STYLE: The oval panel, usually thought of as a Baltimore characteristic, was also used extensively in Charleston. Baltimore work usually has a panel of one grained veneer while its frame would have been contrasting grains mitered at the corners.
WOODS: Mahogany and mahogany veneer with holly and ebony inlay, yellow pine secondary wood. Yellow pine laminated box sides, with white pine bottom.
MAKER: This sewing table could possibly be a product from the shop of Charleston cabinetmaker Robert Walker. This attribution is based on its inlay decoration that compares favorably to Walker’s other work coupled with the Scottish origins of both Walker and the McGillivray family.
Walker’s copy of THE LONDON BOOK OF PRICES (MESDA Acc. 4297) is endorsed to indicate he was in Cupar, Scotland (across from Edinburgh) in 1791-1793; he was in New York from October 1793-November 1795. The MESDA files place Walker in NYC by October 1793 and in Charleston by October or November 1795. Walker became a citizen of the United States in 1799. He is first listed as a cabinetmaker at 57 Broad Street in 1801; he was at 39 Church Street the same year. Also in that year he was admitted into the St. Andrews Society. In 1810 he was listed at 19 Elliott Street and at 53 Church Street from 1812, the year he married Margaret Murdoch. He was, for a time, partners with Charles Watts.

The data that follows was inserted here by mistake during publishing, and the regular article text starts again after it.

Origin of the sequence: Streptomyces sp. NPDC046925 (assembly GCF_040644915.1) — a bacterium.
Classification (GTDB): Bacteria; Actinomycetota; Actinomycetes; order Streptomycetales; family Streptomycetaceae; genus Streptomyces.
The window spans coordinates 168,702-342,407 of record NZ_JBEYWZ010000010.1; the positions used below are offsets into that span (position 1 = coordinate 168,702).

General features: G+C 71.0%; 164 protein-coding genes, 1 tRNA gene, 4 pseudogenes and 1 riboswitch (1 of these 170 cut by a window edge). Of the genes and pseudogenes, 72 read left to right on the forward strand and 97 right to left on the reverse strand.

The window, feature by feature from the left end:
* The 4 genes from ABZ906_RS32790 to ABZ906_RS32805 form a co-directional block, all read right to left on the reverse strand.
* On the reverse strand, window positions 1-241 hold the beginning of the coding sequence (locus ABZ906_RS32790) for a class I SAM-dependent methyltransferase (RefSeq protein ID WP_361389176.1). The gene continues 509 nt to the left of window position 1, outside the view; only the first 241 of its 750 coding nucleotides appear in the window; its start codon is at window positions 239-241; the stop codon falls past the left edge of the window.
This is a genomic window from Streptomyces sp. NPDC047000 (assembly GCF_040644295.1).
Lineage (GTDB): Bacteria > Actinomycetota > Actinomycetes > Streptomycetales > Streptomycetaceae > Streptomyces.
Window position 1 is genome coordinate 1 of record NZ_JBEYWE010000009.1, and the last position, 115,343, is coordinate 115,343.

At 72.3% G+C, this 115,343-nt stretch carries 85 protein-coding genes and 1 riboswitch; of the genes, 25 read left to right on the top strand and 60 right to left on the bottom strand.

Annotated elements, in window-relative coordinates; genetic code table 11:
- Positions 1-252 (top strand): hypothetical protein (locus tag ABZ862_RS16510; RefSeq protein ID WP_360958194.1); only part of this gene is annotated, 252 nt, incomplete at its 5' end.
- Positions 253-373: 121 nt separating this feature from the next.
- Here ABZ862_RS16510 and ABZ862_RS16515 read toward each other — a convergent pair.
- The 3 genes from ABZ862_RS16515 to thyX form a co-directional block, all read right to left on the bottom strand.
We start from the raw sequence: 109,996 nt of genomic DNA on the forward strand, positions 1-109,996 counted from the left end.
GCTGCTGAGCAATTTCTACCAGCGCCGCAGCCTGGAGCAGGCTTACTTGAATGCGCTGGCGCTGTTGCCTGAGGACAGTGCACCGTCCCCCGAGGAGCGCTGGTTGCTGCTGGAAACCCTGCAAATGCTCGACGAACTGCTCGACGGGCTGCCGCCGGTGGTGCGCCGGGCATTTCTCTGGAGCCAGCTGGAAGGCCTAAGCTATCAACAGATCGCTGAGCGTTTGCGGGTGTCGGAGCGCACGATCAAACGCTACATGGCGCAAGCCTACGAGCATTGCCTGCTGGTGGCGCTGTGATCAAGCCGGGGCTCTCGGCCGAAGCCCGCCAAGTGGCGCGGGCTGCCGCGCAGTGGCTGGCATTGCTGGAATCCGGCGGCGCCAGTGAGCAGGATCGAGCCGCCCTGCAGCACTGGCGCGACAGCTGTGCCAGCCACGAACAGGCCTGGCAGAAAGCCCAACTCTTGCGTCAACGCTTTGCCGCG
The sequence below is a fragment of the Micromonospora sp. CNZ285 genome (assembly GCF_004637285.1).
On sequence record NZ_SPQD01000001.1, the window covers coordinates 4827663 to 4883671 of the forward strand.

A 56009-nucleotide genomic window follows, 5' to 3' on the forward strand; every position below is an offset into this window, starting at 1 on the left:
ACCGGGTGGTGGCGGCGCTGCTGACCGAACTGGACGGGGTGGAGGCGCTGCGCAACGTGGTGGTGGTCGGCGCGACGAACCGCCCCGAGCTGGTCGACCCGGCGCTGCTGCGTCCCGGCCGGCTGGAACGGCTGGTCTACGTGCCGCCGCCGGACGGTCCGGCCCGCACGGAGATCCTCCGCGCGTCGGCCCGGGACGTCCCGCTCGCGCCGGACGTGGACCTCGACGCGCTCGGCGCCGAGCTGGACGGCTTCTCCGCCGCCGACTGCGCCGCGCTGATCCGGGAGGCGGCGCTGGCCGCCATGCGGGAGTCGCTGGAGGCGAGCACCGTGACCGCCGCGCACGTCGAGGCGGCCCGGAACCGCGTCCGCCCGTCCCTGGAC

Among his most interesting advertisements, one in 1805 lists “Ladies Work” tables; one in 1810 lists (among materials for sale) “Mahogany boards, Plank Veneers, Sattin Wood, Holly, best Dublin Glue….” Walker sold various woods, cabinet hardware, etc. throughout his life in Charleston.
For another object with a McGillivray and Geyer family history, see the Charleston card table (Acc. 3266).